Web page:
2 policemen in Egypt get seven years for killing activist

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REPORTING FROM CAIRO -- Two policemen were sentenced to seven years in prison Wednesday for killing a 28-year-old activist in a 2010 crime that sparked nationwide anger and helped spur this year’s revolution that toppled President Hosni Mubarak’s police state.

Sgt. Awad Suleiman and patrolman Mahmoud Salah Mahmoud were found guilty of manslaughter in the beating death of Khaled Said in the coastal city of Alexandria.

‘The court sentences the defendants to seven years in jail for using cruelty against the victim,’ Alexandria Criminal Court Judge Moussa Nahrawy said in a statement read out during the hearing.

Widely viewed as one of the main triggers igniting the Jan.25 revolution that overthrew Mubarak, Said’s death epitomized for many Egyptians the brutality of Mubarak’s regime toward dissidents and political opponents.


The activist-blogger died after Mahmoud and Suleiman dragged him from an Internet cafe near his home and beat him. The defendants claimed Said died choking on drugs he tried to swallow while he was being apprehended.

Initial autopsy reports, which were heavily disputed and criticized by activists and human rights advocates, initially confirmed the officers’ version of events. But subsequent examinations found that Said had been beaten to death.

Egyptian media reported that Said was targeted by police after he uploaded a video showing allegedly corrupt police officers distributing money and drugs they had confiscated from criminals.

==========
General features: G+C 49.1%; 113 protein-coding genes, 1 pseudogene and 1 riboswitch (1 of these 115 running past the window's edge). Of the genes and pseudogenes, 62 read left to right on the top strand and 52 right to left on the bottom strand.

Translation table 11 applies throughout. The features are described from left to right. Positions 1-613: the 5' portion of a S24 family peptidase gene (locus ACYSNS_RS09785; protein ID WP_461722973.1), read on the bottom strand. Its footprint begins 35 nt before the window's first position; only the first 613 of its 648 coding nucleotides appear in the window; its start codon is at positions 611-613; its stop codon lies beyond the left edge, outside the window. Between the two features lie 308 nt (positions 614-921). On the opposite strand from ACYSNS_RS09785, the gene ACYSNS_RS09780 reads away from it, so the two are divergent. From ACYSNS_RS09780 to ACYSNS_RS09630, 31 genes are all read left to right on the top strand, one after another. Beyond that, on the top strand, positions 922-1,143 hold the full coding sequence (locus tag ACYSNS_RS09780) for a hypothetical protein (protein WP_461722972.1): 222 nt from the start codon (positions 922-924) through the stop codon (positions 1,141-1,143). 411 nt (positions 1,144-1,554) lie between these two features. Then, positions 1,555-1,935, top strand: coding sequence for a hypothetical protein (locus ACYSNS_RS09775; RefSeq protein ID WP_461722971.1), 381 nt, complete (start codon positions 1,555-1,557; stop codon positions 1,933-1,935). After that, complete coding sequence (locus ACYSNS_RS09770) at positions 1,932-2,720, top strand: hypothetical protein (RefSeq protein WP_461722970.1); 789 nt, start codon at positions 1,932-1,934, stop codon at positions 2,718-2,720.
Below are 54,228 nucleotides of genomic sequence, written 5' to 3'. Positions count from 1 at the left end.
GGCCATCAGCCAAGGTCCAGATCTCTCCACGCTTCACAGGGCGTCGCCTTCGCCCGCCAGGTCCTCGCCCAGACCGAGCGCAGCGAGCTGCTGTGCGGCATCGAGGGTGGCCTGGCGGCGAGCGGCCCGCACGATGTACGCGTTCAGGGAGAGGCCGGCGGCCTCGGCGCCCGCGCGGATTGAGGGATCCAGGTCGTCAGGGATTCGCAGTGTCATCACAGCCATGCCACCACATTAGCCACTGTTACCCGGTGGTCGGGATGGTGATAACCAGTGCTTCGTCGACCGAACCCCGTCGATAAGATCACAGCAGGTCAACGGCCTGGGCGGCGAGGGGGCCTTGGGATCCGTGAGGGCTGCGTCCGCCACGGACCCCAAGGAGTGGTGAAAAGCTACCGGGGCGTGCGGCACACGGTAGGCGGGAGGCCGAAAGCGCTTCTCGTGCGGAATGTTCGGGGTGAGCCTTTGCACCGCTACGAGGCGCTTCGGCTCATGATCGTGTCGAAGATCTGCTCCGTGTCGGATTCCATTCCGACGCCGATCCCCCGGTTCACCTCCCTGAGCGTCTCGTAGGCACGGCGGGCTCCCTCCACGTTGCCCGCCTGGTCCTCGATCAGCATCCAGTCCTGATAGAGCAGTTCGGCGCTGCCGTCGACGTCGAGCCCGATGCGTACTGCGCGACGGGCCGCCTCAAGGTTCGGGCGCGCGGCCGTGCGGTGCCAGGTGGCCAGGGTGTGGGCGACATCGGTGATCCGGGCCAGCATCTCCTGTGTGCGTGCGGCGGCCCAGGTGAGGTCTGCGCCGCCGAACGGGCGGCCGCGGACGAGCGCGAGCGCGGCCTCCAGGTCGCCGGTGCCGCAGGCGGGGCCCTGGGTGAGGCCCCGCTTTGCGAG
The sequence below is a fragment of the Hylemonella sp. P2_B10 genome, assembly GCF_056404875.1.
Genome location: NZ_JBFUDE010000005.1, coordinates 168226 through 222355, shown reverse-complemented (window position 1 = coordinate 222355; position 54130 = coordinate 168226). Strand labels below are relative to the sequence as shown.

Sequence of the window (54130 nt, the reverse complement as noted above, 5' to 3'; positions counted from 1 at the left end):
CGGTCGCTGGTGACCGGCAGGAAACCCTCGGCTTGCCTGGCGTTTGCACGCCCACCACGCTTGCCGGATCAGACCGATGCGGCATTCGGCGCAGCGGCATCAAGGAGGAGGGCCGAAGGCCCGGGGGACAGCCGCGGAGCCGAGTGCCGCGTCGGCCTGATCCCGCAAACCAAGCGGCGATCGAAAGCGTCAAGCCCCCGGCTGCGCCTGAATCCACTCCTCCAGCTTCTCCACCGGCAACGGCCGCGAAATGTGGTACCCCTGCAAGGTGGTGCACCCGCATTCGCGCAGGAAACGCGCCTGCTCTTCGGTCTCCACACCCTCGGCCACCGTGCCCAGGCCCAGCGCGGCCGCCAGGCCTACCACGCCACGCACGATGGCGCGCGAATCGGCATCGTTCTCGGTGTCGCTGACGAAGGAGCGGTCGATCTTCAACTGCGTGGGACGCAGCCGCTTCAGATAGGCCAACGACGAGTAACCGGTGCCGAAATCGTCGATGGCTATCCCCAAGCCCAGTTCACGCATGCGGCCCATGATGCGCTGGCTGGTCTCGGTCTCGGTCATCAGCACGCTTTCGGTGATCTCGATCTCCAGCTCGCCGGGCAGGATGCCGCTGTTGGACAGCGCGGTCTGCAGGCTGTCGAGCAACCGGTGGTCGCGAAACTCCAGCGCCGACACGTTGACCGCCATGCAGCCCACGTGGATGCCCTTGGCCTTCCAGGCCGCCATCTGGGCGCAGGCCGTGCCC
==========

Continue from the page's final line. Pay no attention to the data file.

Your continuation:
Dozens of Facebook groups formed and street demonstrations were held to protest police practices after Said’s death. They included the organization ‘We are all Khaled Said,’ whose administrator, Wael Ghoneim, became a candidate for this year’s Nobel Peace Prize for calling on thousands to protest.

After the verdict, Said’s uncle said the ruling did not satisfy his family’s expectations.

‘Our lawyers weren’t given any chance by the court to include the latest autopsy report, which could have changed the charge from manslaughter to murder and increased the sentence,’ the uncle said.

Wednesday’s ruling may appease many Egyptians, who were hoping that the toppling of Mubarak’s regime would bring a just end to the trial, frequently adjourned over the last year. During Mubarak’s rule, police officers were rarely convicted of corruption, torture and other crimes widely documented by human rights groups.


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-- Amro Hassan